Created to Be His Helpmeet, by Debi Pearl. Originally published in 2004.
Since the book is divided into two parts, almost like 2 books in 1, I’ll do its review in two parts. Part 1 is titled The Help Meet.
Part 1 is pretty good. There were a few things I disagreed with, and in fact, I offer my review with this very strong caveat: I do not recommend this to anyone in an extremely troubled marriage. It could be damaging to the heart of a woman who is doing all she can with no positive response from her man. In fact, I would suggest those in such marriages refrain from reading random books for pat answers.
If there was one thing that bothered me most about this book, it was the testimonials implying that any woman can single handedly save the man, the marriage, the family, and her sanity all by following the advice within its pages. It seemed to imply that a wife could, by prayerfully striking all the right notes, render a husband’s free will irrelevant as he succumbed to the power of her perfectness as a help meet. That’s a dangerous seed to plant into the mind of a desperate wife.
To her credit, she pointed out that husbands who engage in sinful behavior were responsible for their own actions. I’d read reviews where women accused her of blaming wives for everything wrong in their marriages. I didn’t get that. It’s a book written by a woman, to women, about the responsibilities of women in marriage. That necessarily demands focused discussion rather than extensive caveats and attempts to balance.
Additionally, I was put off by the idea of wives ceasing to be individuals upon marriage. I believe in loving, radical submission and making every effort to please your husband, but the implication that one’s total being is to be immersed in him is not a Christian teaching. My husband wants me to think, not parrot his thoughts.
With those stipulations, part one was still very good. For wives in reasonably good marriages, or who just need a glimpse of what a submissive wife looks like (far too many have never seen it) this is instructive. There were things I wasn’t fully conscious of in my attitude until I saw it while reading this book. It was good mirror for me. Now to some of the specifics.
I laughed out loud when I read the letter and the author’s response to the woman whose husband was getting a little too chummy with the office secretary. In part because this was, if memory serves, one of the points of controversy in the book. That this wife was advised to make her self more attractive than “the office wench” made many women howl in objection. The second reason I found it funny was because the advice sounds very close to what my godly grandmother-in-law, now 93, would say if I came to her with this type of dilemma.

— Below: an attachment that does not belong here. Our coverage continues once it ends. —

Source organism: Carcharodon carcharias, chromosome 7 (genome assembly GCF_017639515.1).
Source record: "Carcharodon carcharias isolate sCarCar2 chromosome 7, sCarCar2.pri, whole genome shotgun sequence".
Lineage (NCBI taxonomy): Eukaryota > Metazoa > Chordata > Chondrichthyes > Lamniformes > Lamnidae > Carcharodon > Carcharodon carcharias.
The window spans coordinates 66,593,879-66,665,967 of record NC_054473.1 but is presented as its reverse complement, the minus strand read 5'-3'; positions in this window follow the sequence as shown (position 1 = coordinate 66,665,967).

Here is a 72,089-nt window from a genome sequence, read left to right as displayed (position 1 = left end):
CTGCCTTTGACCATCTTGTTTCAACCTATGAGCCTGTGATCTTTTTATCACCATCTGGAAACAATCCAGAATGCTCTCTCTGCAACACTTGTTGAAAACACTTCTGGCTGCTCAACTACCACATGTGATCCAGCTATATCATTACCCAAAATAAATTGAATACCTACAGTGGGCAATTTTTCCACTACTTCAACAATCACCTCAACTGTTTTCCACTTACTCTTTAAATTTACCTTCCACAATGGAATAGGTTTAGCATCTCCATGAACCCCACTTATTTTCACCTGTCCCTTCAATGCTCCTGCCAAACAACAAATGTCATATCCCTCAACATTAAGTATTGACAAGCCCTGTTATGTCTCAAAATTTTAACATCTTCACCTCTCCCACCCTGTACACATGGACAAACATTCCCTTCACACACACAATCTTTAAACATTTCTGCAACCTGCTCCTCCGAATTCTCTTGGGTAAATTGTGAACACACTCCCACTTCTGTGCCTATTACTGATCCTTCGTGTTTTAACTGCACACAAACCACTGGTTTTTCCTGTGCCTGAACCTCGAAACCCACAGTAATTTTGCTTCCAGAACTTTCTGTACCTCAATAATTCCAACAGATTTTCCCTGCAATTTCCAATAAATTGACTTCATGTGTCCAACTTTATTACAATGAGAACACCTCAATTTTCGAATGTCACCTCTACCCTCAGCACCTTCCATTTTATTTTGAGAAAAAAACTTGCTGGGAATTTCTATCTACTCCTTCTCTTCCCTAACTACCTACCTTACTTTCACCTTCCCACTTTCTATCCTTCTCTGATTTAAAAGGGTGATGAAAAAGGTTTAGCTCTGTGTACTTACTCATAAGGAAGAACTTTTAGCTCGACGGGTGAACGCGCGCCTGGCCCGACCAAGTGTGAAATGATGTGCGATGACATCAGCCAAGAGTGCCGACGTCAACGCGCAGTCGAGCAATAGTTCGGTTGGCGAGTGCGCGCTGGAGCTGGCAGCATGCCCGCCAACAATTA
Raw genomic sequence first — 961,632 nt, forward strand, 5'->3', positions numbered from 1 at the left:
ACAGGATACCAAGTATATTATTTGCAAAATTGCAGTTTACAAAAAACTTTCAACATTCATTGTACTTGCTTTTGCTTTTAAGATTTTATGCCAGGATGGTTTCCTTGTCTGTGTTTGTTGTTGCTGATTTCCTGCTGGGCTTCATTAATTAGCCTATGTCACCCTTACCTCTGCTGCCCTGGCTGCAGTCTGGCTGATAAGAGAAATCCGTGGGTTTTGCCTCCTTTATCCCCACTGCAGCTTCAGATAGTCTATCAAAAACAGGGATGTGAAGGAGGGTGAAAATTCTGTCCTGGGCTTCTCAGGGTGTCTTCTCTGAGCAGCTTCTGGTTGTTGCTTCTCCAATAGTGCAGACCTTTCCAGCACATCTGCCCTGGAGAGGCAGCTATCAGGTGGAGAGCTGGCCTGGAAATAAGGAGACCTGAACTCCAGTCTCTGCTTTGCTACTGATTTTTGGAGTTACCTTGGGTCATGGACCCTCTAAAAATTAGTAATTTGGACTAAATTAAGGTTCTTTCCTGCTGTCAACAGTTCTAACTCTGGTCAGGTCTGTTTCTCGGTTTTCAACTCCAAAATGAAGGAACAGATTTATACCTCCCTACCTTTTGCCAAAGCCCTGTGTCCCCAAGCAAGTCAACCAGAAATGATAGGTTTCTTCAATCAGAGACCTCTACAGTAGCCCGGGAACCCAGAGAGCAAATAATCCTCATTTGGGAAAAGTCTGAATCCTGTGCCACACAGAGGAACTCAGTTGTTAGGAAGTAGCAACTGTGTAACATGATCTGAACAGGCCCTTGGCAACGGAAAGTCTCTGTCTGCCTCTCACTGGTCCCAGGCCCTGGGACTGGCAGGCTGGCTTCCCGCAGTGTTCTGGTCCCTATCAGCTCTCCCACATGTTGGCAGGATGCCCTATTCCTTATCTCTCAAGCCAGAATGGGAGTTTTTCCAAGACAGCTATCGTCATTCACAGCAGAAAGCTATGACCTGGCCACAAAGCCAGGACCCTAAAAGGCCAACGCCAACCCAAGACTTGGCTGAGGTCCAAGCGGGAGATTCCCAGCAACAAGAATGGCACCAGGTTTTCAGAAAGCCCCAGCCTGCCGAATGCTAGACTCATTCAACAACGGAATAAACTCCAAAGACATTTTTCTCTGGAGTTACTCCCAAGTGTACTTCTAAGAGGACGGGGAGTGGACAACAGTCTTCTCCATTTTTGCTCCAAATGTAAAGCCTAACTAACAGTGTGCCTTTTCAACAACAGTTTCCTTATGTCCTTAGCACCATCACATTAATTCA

This is only controversial because of our cultural sensibilities. For the sake of brevity, I will not reprint 1 Corinthians 7 here, but click on the link to read it. If a woman wishes to keep her man’s attentions, of course she needs to do what needed to be done to make herself attractive to him. It doesn’t guarantee he won’t stray, but life doesn’t come with guarantees.
The reason I gave part 1 of this book fairly high marks was the extensive amount of ink -3 chapters- dedicated to the importance of being joyful, content, and thankful. These are invaluable to the health of any relationship and the fact that Mrs. Pearl understood this and called out women on their tendency to be ungrateful, even when they have pretty good husbands, was in my opinion, almost totally worth overlooking the parts I didn’t care for.
Specifically, I noted the women who complained because their husbands watched television, or “weren’t spiritual enough”, or any other number of minor things that were being blown up into major things.Women do fall into that trap. I’ve seen it more times than I can count and I appreciated Mrs. Pearl’s wisdom in pointing out that the notion that women are more spiritual than men is damaging to marriages.
Such wives inwardly exalt themselves over their husbands while pretending to be the dutiful, submissive wife. Looking for the good in our men, being thankful for the fact that we have good men, and refusing to try and make them be more like what we want than who God made them to be, is always good advice.
In a section titled, “Wisdom to Know Your Man”, Mrs. Pearl and her daughter lay out three different categories they claimed most men fall into: Mr. Command Man, Mr. Visionary, and Mr. Steady. I think that the idea that most men fit neatly into one of these three boxes was an oversimplification. If I had to categorize my husband, it would unquestionably be in the first category, Mr. Command, but there are nuances which her book failed to acknowledge.
I agree with her that certain types of men are more reserved and deliberate, and a strong woman can get frustrated with that type of man and dominate rather than appreciate him. I also remember when I was very displeased with my husband’s refusal -inability?- to capitulate to me. In time I learned that God knew I needed a strong man. We fit well together.
This book covers so much ground that it would be impossible for me to cover it all. I realize that my favorable review is not shared by many. In fact, the things that give me pause are what caused me to issue the word of caution above. This book isn’t for everyone.
Because I have always been a “big picture” type of person, it was easy for me to appreciate the good in this book despite its limitations. And I liked part 1.
Part 1 Grade: B-
Next time, I’ll take a look at part two.